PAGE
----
Read about news and stories from The Archbishop of Canterbury's Commission on Housing, Church and Community.
  1. A group of smiling children at the Harpur Memorial Hospital in Egypt

    Lessons from Egypt: how the church can build community and tackle the housing crisis


    The Archbishop of Canterbury’s Commission on Housing, Church and Community seeks to enable churches to play their part in tackling the housing crisis. To do this, we’re learning from those churches who are already doing this well. The work of the Most Revd Dr Mouneer Anis, the Bishop of Egypt, is world-renowned, so we spoke to him about it.

  2. A group of children and adults standing on a stage with placards. Two people stand at a lectern while a picture of several houses with 'to let' signs is projected behind them.

    ‘We’re not a pressure group’ – can churches broker progress on affordable housing?


    St Barnabas and Christ the Saviour started a successful campaign about affordable housing. The Archbishop of Canterbury’s Commission on Housing, Church and Community wants to encourage churches to follow their lead.

  3. A homely living room with television, sofa and guitar. In the background is a small kitchen-diner.

    ‘God-given miracles’ – how a house church became a church of houses


    Pye Green Christian Centre started out as a house-church in the 1990s. The house they were meeting in was empty, and this made them uncomfortable – it didn’t feel like the best use of space. They found someone who needed a home, and they let them live there. While this didn’t last long, a new mission for the church had been born: to house those in need.

  4. A man sits in a church drinking tea and eating cake while chatting to another man.

    You are invited to the housing-themed Project Lab 2020 Final on 9th November


    This year everyone is invited to join in the online Project Lab 2020 final on 9th November at 7:30pm – a chance to find out about and support five church-led projects that are meeting local housing need in creative and effective ways. Please register here.

  5. A yellow stone house

    Grazing sheep or housing people? – Using church land for good


    In the early 2000s, it was decided that some church land in Dent in the Yorkshire Dales could be used more strategically for generating income, while also serving the church’s mission directly. The diocese built two houses on the site, to be let exclusively to local people.

  6. An artist's impression of a road yet to be constructed in the York Central Development, with greenery, gentle density of residential buildings and people walking and cycling comfortably.

    Neither up nor down – how the Dean encouraged compromise in York


    In 2016, the Right Revd Viv Faull, then Dean of York, was appointed as the chair of a Community Forum to steer the planning of the ‘masterplan’ for York Central. By the time Viv left York, the community forum had made decisions on key areas, and the planning application was being finalised.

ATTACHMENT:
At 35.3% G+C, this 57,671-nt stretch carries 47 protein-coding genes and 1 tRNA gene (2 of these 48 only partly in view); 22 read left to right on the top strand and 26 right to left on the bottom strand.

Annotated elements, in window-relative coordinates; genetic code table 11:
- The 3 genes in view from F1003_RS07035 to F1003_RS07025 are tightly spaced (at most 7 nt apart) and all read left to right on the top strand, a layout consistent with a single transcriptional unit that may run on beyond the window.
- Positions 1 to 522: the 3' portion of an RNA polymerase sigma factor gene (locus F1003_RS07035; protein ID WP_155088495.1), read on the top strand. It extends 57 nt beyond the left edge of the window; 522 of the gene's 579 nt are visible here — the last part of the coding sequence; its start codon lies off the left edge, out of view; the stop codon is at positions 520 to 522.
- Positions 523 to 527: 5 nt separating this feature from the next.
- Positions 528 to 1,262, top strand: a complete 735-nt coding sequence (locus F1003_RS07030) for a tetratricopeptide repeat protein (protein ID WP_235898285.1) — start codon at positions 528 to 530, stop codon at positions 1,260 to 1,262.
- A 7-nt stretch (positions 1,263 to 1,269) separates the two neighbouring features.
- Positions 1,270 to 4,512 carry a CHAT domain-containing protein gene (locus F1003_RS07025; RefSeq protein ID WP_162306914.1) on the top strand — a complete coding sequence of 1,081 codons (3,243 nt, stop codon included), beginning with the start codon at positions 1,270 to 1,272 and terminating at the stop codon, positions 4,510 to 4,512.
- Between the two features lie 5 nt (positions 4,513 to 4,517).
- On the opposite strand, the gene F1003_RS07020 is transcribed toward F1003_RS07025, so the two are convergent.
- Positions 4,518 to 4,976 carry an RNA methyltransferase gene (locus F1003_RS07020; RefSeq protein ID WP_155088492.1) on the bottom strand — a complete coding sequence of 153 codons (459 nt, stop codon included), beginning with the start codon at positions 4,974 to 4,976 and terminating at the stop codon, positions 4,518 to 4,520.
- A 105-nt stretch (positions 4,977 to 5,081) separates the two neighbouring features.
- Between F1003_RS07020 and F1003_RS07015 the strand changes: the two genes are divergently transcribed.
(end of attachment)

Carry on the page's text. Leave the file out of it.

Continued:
7. London landscape

    ‘Dragons’ Den’ style competition to promote pioneer housing schemes


    A pioneering project which could offer people living in hostels the chance to build their own home and a church scheme that helps vulnerably housed women are to pitch for funding to expand in a ‘Dragons’ Den’ style competition to help ease the housing crisis.

  8. Almshouses in Berkshire which look much like any twentieth-century houses, including a small well-kept shared garden.

    Almshouses for the twenty-first century?


    The Archbishop of Canterbury’s Commission on Housing, Church and Community is looking at various different ways in which churches can meet housing need. This week, Mark Bennet, Team Rector at Thatcham in Berkshire, explains why we should hold almshouses in a higher regard.

  9. An illustration of a new housing development surrounded by fields, with plenty of parks and green spaces.

    Consultation, consultation, consultation: why churches should make their voice heard in planning


    The Archbishop of Canterbury's Housing Commission believes that churches should engage with the planning system. When the Diocese of Leicester replied to the Leicestershire Strategic Growth Plan they found that it was very beneficial for them.

  10. Logo for What Will You Do to End Homelessness with the title inside an orange house.

    What will you do to end homelessness?


    We need to reimagine how we respond to homelessness. It’s key that this discussion is led by those with lived experience of homelessness, and that’s why it’s great to see that the Joint Public Issues Team of the Baptists, URC, Methodists and Church of Scotland are inviting them to the centre of their discussions.

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